I agree - Mark is a great guy, a great instructor, and a great skier.  One thing that he and the other Taos instructors mentioned is to use different instructors on future visits to Taos because every instructor teaches and conveys information differently so it can be useful for skiers to hear points reinforced and stated in different ways.

post #13 of 19
Quote:
Originally Posted by Marathoner View Post
 

I agree - Mark is a great guy, a great instructor, and a great skier.  One thing that he and the other Taos instructors mentioned is to use different instructors on future visits to Taos because every instructor teaches and conveys information differently so it can be useful for skiers to hear points reinforced and stated in different ways.


Interesting to hear the advice about working with a different instructor.  I've taken lessons with several different very experienced (>20 years) instructors in recent years (at Massanutten and out west).  Definitely has been helpful in the long run to have different approaches, all clearly with the same overall objective in mind.  At the same time, being able to work the same coach a few times a year at my home mountain is helpful too.

 

Personally, I prefer having at least one other person during the lesson. Have talked more than one friend into doing semi-private lessons with me.  The Taos Ski Week is of interest partially because it's a multi-day group lesson.

post #14 of 19
Thread Starter 

The other thing which our instructor said in response to my question is that it is harder to teach better skiers to change their skiing mechanics compared to that of novice skiers.  The better you are, he said, the harder it is to break in-grained habits and improve your skiing.  He said that in two years, he can take a beginner and have them be skiing at a level 10 level if they consistently applied themselves.  In contrast, he said that it is difficult to decompose the skiing mechanics of good skiers and have them ski differently than they have been doing for a number of years.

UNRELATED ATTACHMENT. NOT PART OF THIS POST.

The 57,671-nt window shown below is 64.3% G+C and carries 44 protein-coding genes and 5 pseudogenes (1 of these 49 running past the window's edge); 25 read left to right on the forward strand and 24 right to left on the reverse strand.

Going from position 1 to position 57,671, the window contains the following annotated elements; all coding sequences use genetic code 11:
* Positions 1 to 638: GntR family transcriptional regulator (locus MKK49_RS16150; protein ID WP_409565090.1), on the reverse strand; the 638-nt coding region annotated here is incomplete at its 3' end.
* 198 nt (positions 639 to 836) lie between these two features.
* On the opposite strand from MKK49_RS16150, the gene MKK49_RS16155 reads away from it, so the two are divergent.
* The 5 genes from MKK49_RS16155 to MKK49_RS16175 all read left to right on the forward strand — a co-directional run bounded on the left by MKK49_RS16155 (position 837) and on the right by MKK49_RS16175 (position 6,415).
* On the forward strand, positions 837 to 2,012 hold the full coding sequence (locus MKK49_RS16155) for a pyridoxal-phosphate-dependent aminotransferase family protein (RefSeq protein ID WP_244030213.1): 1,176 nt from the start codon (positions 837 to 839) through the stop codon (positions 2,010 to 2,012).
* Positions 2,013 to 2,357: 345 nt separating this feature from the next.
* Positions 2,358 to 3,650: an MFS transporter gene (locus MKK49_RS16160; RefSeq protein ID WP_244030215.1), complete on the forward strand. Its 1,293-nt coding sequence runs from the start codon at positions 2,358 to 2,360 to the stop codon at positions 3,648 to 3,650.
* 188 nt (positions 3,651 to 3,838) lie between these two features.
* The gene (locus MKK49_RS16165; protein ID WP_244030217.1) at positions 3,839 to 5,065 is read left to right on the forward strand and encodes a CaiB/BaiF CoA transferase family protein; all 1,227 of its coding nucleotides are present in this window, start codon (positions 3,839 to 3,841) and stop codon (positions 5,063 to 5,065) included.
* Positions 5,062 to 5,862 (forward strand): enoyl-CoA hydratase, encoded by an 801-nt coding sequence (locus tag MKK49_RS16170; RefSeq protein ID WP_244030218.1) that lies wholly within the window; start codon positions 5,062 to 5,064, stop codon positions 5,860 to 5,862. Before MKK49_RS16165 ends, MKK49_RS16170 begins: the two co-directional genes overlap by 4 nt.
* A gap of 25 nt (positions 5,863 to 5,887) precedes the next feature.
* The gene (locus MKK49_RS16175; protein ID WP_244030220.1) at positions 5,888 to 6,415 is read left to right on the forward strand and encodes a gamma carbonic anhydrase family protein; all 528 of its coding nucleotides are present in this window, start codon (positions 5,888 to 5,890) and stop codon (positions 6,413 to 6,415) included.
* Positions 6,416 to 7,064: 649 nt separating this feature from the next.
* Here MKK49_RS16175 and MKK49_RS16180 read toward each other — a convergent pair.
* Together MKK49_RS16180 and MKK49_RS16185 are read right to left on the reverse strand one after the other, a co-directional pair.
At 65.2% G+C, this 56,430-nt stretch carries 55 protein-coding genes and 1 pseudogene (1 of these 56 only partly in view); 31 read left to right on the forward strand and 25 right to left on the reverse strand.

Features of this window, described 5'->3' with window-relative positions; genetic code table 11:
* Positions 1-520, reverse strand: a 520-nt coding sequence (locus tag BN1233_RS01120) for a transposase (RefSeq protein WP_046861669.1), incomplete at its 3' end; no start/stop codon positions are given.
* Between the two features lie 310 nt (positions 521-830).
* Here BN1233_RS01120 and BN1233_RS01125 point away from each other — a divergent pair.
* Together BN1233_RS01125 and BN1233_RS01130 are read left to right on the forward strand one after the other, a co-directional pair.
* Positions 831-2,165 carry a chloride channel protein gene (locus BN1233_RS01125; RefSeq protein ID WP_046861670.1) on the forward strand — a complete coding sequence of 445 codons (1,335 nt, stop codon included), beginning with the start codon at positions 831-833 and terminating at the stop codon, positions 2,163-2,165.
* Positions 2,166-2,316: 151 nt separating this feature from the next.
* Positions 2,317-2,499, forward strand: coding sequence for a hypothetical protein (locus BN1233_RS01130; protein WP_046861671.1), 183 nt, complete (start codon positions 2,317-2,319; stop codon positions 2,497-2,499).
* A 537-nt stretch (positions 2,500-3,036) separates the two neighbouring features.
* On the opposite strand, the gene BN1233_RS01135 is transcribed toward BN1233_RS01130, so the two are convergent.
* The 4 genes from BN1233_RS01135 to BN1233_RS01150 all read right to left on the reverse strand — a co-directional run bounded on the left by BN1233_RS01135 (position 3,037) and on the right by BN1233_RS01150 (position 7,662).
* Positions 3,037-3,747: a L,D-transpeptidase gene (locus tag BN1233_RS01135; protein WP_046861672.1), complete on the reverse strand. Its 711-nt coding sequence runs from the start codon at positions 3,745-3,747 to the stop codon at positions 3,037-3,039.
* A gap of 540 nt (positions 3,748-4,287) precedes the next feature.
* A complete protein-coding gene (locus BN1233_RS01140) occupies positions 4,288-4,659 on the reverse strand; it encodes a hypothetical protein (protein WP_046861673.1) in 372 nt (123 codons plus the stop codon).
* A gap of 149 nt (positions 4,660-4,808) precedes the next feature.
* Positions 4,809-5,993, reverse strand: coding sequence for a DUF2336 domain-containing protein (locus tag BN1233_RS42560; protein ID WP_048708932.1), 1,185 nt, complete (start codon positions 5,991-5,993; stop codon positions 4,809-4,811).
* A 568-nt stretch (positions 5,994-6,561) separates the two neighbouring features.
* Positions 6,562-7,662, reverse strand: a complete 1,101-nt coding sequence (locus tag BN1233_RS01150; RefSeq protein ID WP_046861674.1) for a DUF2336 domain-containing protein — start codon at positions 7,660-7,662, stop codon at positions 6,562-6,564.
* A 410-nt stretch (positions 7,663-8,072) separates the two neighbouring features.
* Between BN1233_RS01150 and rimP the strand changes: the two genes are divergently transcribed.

post #15 of 19
Quote:
Originally Posted by Marathoner View Post
 

The other thing which our instructor said in response to my question is that it is harder to teach better skiers to change their skiing mechanics compared to that of novice skiers.  The better you are, he said, the harder it is to break in-grained habits and improve your skiing.  He said that in two years, he can take a beginner and have them be skiing at a level 10 level if they consistently applied themselves.  In contrast, he said that it is difficult to decompose the skiing mechanics of good skiers and have them ski differently than they have been doing for a number of years.  

 

That makes sense.  Probably the first step for a good skier is deciding that it's worth the time and money to get help to move to the next level.

 

I was a low advanced skier when I started working with the same Level 3 instructor a few times a season at Massanutten (southeast).  The push to take lessons came after knee rehab one summer (not a skiing injury).  Had been a "terminal intermediate" when I was working based on learning in middle school (only skied two seasons).  Didn't start skiing a lot until after retirement.  He noted early on that it would take at least a season to make the adjustments needed to move to the next level.  It wasn't until the middle of the next season before it was obvious that I'd made a significant shift.  Also helped that I got in a lot of ski days that season and the next, with at least 20 days out west.  But without the lessons, little would've changed even after I was skiing more.